The above listing is Program A, whose only purpose in life is to set up memory for the real program, Program B. "SIZE" is the amount of memory to be reserved. The program changes both the system and BASIC bottom-of-usable-memory Pointers so that either NEW or RUN "…" will recognize the reserved memory. The beginning lines of PROGRAMB follow:

10 LOMEM = 743:MEMLOW = 128
10 dpoke 743, dpeek(128)

The only reason for these lines in PROGRAMB is in case of SYSTEM RESET. If the user types RUN after the reset, BASIC will copy its MEMLOW (the value which includes the reserved space!) into the system's LOMEM, just so they agree with each other. A caution: I don't know what will happen if you hit SYSTEM RESET as BASIC is in the process of loading PROGRAMB.

As far as I can tell, the only real problem that could occur would be if SYSTEM RESET were followed by a "DOS" command from BASIC. The OS would then get control, thinking that LOMEM had not been changed. In a normal running program environment, though, this is, at worst, unlikely, so this method seems more than adequate.

Columnar Output

A problem inherent in Atari BASIC is that the default tabbing (when using ‘PRINT exp,exp’) is ten columns while the screen is 38 columns wide. This produces an output something like this:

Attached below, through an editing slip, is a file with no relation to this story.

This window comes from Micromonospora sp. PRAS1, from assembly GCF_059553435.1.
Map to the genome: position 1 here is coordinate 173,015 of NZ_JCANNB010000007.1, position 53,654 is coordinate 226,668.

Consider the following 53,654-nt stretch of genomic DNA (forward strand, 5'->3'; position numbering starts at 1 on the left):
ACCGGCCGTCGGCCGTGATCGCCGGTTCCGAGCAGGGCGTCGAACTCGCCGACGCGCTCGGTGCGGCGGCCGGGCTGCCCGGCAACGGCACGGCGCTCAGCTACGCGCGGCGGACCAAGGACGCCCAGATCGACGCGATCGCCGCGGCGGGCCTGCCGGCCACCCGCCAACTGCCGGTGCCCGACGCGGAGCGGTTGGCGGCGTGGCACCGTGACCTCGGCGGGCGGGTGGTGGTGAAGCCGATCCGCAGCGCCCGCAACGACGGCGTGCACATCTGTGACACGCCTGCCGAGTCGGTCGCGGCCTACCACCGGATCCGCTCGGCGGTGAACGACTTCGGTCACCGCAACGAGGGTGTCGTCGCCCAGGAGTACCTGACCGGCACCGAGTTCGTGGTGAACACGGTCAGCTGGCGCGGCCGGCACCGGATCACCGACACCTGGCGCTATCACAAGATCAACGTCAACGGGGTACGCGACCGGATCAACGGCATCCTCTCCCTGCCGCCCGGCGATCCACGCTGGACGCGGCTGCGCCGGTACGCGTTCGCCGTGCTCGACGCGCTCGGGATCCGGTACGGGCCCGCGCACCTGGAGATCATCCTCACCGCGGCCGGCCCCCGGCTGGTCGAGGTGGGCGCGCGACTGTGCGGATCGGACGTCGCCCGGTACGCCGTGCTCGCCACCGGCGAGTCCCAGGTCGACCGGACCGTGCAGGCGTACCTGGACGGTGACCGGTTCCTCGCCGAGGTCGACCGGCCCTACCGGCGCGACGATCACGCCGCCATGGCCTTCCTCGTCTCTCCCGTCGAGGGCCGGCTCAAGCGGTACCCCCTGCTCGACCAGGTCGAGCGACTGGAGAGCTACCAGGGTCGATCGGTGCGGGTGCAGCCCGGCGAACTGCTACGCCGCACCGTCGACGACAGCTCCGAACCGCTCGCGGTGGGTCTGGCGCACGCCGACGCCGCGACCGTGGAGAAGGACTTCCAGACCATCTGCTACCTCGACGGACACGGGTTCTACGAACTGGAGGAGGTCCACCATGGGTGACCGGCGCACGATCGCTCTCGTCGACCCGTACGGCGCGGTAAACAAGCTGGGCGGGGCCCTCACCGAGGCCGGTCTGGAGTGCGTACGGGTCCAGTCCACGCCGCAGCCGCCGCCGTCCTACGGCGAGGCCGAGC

PRINT 1,2,3,4,5,6,7,8,9,10
1      2        3         4
5       6        7         8
9        10

Not too pretty. POKE 82, 0 will change the left margin of the screen to zero (default is column 2), thus producing a 40 column screen and thus making 10 column tabbing an excellent choice. Unfortuntely, many TV sets have too much overscan to handle a true 40 column screen. Fortunately, Atari BASIC allows one to change the number of columns used in tabbing via a POKE 201, <tabwidth>. But the only factors of 38 are 19 and 2, meaning you can have 19 columns of 2 characters each or 2 columns of 19 characters each. Not much improvement so far.

Consider, though, the table of factors shown in Figure 1. As an example, if we have a screen 36 characters wide, we can have 2, 3, 4, 6, 9, 12, or 18 columns. And to get a screen 36 characters wide is easy: just POKE 83, 37 (presuming that location 82 still contains a 2). So look at the list of factors, choose a screen width of N, and you can use a tab width equal to any factor. NOTE: a tabwidth of two will not print numerics in only two columns.

Finally, consider the flexibility available by judiciously choosing your tabwidth setting:

20 POKE 201,4: PRINT 1, 2,
30 POKE 201,7: PRINT 3,
40 POKE 201,10: PRINT 4, 5

Printing various values in a loop with this method can actually produce some quite readable columnar listings.

N Factors of N
40 2,4,5,8,10,20
39 3,13
38 2,19
37 none
36 2,3,4,6,9,12,18
35 5,7
34 2,17
33 3,11
32 2,4,8,16

Figure 1.